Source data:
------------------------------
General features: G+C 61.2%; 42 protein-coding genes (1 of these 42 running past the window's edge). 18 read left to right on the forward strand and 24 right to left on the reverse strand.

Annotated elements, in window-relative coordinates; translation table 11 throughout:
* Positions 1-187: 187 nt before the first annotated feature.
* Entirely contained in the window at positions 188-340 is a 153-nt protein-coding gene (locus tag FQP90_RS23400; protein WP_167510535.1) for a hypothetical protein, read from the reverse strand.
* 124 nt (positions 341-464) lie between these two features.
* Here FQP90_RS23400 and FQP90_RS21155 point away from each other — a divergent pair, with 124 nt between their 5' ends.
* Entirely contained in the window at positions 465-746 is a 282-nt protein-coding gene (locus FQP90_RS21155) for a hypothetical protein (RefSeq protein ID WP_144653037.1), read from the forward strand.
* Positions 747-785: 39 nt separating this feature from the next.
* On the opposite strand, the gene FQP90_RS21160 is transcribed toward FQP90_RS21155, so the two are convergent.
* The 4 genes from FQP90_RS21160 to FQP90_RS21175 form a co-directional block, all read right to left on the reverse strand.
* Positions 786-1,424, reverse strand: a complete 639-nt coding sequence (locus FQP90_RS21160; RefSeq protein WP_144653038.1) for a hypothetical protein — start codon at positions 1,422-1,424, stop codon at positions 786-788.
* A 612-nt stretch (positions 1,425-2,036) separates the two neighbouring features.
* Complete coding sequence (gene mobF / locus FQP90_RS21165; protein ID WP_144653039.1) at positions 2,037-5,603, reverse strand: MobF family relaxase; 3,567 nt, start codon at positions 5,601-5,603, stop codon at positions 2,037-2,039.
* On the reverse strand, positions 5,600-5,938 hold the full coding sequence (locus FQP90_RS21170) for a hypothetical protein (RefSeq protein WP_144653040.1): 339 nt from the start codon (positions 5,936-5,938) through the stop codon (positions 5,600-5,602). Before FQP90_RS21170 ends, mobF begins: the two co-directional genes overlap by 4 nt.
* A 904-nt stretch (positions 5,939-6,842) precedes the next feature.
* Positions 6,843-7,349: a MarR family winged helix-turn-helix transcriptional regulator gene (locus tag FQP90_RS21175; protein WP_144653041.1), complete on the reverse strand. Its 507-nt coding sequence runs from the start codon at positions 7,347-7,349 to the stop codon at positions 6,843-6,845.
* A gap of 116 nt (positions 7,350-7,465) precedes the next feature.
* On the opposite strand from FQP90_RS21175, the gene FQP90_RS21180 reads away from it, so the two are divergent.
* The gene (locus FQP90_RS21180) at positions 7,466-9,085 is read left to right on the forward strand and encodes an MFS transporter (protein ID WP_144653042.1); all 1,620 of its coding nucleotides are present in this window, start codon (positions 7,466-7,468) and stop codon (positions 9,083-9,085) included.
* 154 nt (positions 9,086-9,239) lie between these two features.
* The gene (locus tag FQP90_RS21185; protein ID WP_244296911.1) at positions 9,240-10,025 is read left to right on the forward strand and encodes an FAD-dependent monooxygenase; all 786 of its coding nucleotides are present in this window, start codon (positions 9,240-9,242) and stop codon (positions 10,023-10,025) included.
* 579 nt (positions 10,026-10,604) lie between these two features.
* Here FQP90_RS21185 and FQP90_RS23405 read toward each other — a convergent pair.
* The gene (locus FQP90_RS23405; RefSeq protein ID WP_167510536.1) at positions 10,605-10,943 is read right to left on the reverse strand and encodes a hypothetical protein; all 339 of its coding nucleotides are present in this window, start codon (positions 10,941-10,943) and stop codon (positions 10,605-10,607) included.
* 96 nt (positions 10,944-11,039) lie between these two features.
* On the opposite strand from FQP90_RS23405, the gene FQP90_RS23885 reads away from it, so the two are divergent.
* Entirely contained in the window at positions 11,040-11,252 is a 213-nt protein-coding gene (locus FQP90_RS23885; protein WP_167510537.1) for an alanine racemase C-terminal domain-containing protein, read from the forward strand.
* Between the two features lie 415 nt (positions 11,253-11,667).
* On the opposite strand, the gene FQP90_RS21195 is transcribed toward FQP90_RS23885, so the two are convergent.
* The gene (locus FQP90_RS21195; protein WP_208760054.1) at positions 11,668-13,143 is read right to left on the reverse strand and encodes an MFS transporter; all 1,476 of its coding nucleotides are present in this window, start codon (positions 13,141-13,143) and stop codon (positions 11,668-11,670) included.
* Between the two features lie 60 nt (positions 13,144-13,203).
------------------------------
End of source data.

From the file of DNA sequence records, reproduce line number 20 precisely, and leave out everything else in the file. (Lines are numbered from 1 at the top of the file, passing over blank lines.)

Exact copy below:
* 154 nt (positions 9,086-9,239) lie between these two features.